Steam cracking utilises what is likely the most severe conditions of any chemical process in industry. When sufficient heat is supplied, molecules will start to ‘fall apart’ into free radicals. Steam cracking involves networks of many different free radical reactions, including initiation, propagation and termination steps. Cracking light naphtha feeds in a steam cracker produces high yields of ethylene due to the free radical chemistry involved. Selectivities towards propylene can be improved by reducing the severity of operation but steam crackers are not designed to operate at propylene-to-ethylene ratios much larger than one.
Catalytic cracking creates a pathway for molecules that allows for a lower energy barrier for the reactions to proceed. This requires an affinity of the reactant for the catalytic site and the creation of an intermediary product that will crack into the desired products. The lower energy barrier means that reactions already occur at a lower temperature. This reduces energy losses and helps to steer selectivity to the most desired products. Thermal cracking products show a higher selectivity towards ethylene, whereas catalytic cracking occurring at gentler temperatures favours larger olefins such as propylene and butylene.1 Selectivities can be optimised using zeolitic catalysts. Optimising the pore geometry and affinity to the intermediates may strongly influence the selectivity towards desired products.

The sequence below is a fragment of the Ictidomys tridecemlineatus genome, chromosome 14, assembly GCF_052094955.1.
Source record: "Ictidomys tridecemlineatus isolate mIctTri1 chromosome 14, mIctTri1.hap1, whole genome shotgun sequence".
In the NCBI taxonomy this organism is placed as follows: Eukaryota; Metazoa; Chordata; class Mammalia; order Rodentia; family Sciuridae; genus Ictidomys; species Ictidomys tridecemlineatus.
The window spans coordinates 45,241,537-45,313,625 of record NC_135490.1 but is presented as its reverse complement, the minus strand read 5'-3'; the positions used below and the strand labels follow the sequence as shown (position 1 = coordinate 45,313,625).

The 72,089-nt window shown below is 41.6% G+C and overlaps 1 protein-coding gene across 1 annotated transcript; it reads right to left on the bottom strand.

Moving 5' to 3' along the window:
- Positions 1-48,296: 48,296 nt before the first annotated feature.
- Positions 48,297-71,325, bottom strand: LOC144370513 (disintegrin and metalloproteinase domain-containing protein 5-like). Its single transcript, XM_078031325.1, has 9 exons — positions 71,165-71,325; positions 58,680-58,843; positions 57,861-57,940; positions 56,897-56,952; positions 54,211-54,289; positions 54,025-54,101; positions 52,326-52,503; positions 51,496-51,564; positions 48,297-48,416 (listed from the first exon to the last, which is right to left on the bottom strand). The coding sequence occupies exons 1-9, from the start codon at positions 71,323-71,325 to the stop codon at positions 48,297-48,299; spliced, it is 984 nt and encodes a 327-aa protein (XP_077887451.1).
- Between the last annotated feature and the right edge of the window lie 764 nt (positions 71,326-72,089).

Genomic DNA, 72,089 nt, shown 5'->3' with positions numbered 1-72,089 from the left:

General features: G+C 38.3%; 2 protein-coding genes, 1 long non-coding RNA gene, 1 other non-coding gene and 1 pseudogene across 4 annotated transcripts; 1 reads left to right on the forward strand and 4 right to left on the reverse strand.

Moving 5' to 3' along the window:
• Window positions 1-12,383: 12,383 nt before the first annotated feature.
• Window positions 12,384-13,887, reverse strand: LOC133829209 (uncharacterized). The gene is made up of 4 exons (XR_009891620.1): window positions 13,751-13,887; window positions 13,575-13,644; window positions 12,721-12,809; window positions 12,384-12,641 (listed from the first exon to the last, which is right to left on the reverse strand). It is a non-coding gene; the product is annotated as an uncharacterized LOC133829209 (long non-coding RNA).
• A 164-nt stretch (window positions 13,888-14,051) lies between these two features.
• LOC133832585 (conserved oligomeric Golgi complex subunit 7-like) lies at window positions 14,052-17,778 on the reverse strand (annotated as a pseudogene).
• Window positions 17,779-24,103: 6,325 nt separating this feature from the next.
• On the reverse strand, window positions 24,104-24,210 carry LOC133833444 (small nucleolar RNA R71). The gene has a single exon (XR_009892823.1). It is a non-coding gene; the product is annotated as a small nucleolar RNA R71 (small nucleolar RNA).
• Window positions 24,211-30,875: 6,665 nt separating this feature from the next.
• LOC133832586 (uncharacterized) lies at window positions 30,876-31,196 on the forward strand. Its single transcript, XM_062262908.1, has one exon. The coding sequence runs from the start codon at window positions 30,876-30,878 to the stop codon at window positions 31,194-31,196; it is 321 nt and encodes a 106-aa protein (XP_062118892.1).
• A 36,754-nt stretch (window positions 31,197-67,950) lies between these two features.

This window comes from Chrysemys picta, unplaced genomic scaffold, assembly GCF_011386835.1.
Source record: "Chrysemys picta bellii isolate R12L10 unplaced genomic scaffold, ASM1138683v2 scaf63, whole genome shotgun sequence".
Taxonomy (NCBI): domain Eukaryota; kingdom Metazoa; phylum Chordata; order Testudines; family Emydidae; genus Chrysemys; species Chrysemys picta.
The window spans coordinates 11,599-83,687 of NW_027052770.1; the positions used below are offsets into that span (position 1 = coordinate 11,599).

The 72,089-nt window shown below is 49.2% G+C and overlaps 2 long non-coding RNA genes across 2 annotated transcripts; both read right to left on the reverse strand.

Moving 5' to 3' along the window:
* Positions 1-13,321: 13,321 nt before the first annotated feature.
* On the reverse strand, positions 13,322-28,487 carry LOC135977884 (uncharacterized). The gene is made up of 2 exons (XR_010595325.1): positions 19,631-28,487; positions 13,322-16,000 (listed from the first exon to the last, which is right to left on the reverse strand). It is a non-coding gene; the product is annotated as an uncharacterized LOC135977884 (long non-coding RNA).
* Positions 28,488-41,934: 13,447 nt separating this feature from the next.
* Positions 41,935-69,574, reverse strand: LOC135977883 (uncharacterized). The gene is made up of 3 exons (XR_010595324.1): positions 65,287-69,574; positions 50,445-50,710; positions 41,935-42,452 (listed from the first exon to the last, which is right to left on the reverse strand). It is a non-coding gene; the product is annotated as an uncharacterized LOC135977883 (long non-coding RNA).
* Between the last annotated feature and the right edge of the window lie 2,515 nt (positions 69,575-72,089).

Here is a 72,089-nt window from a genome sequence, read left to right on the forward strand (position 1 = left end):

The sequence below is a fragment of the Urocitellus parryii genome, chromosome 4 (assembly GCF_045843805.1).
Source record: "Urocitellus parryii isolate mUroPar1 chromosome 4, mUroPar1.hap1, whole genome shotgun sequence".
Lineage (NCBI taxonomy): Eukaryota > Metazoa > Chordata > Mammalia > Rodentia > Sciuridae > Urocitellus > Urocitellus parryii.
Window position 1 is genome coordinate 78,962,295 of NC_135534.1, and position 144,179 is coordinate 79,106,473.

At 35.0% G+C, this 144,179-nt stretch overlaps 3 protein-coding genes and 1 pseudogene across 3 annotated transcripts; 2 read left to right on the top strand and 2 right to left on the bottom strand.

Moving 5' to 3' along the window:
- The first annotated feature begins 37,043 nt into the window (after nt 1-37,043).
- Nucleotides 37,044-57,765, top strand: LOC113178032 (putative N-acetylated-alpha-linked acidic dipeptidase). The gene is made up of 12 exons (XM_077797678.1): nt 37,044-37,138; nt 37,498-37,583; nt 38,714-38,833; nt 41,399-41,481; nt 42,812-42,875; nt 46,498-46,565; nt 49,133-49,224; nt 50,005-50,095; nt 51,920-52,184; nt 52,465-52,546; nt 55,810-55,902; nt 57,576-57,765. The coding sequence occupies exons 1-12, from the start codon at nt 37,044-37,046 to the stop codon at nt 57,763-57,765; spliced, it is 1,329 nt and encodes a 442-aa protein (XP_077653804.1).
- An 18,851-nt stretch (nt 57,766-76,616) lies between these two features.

Process design can help to increase selectivities further. Fluid catalytic cracking (FCC) of naphtha has been commercialised under various names and is sometimes also applied as a secondary riser added to a conventional FCC unit. One of the main challenges in this process is the heat imbalance: there is a gap between the highly endothermic deep conversion of naphtha needed to produce high propylene yields and the very low coke make produced by naphtha cracking.